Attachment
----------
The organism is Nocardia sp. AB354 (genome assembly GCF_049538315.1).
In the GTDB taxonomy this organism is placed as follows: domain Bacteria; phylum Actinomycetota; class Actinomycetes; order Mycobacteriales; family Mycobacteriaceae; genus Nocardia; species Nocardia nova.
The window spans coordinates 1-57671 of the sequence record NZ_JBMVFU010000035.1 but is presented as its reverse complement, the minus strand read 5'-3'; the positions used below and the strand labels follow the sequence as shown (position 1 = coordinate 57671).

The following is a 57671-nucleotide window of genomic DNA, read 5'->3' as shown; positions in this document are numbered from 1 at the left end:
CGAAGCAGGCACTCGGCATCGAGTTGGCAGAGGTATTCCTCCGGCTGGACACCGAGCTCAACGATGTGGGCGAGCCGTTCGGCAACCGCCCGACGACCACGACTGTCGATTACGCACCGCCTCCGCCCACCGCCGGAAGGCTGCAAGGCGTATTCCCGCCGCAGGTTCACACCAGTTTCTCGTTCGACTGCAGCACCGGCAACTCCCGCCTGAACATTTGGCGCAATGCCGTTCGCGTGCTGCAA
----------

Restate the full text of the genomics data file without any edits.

The organism is Nocardia sp. AB354 (genome assembly GCF_049538315.1).
In the GTDB taxonomy this organism is placed as follows: domain Bacteria; phylum Actinomycetota; class Actinomycetes; order Mycobacteriales; family Mycobacteriaceae; genus Nocardia; species Nocardia nova.
The window spans coordinates 1-57671 of the sequence record NZ_JBMVFU010000035.1 but is presented as its reverse complement, the minus strand read 5'-3'; the positions used below and the strand labels follow the sequence as shown (position 1 = coordinate 57671).

The following is a 57671-nucleotide window of genomic DNA, read 5'->3' as shown; positions in this document are numbered from 1 at the left end:
CGAAGCAGGCACTCGGCATCGAGTTGGCAGAGGTATTCCTCCGGCTGGACACCGAGCTCAACGATGTGGGCGAGCCGTTCGGCAACCGCCCGACGACCACGACTGTCGATTACGCACCGCCTCCGCCCACCGCCGGAAGGCTGCAAGGCGTATTCCCGCCGCAGGTTCACACCAGTTTCTCGTTCGACTGCAGCACCGGCAACTCCCGCCTGAACATTTGGCGCAATGCCGTTCGCGTGCTGCAA